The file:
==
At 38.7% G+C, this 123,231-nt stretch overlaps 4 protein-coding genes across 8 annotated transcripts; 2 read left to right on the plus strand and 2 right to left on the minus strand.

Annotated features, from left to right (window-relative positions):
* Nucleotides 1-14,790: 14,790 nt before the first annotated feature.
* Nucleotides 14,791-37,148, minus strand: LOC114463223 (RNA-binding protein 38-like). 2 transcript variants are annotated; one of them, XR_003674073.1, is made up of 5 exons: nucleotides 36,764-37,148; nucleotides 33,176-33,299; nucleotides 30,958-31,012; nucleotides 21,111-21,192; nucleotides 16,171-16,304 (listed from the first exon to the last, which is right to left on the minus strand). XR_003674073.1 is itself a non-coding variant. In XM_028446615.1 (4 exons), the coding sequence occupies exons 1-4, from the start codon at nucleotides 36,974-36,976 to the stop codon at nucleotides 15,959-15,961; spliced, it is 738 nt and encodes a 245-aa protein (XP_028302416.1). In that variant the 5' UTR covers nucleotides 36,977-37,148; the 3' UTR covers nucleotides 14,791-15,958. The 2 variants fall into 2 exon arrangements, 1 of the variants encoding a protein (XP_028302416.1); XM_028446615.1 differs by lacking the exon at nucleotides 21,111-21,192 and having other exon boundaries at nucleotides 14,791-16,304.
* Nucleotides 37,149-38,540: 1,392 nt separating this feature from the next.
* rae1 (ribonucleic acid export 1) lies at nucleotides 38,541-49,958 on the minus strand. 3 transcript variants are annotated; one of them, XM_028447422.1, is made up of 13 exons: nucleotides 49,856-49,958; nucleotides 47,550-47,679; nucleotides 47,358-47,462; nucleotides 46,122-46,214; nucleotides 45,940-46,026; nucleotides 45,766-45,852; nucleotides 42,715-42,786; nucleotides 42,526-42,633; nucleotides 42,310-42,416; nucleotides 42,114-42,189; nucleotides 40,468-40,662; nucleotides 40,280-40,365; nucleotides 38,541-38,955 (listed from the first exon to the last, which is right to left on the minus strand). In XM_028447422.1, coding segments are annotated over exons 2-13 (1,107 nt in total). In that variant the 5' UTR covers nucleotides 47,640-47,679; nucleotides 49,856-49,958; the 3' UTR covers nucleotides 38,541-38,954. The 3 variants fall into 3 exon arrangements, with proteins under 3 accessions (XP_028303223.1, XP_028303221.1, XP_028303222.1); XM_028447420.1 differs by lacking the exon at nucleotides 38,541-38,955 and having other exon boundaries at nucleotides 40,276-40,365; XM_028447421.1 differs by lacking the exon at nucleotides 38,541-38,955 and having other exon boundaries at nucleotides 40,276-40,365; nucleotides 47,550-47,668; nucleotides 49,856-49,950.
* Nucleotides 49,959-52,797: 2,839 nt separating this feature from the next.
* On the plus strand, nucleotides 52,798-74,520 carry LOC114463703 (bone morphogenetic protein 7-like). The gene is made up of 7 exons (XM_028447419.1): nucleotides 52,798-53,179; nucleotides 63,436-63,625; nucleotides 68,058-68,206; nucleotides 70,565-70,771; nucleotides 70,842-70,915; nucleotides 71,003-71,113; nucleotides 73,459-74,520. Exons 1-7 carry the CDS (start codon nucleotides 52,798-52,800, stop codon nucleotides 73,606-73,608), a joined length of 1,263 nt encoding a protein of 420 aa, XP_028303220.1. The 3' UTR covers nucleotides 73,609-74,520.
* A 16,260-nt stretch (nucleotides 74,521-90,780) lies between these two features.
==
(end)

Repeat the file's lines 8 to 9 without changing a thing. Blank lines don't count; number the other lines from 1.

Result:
* On the plus strand, nucleotides 52,798-74,520 carry LOC114463703 (bone morphogenetic protein 7-like). The gene is made up of 7 exons (XM_028447419.1): nucleotides 52,798-53,179; nucleotides 63,436-63,625; nucleotides 68,058-68,206; nucleotides 70,565-70,771; nucleotides 70,842-70,915; nucleotides 71,003-71,113; nucleotides 73,459-74,520. Exons 1-7 carry the CDS (start codon nucleotides 52,798-52,800, stop codon nucleotides 73,606-73,608), a joined length of 1,263 nt encoding a protein of 420 aa, XP_028303220.1. The 3' UTR covers nucleotides 73,609-74,520.
* A 16,260-nt stretch (nucleotides 74,521-90,780) lies between these two features.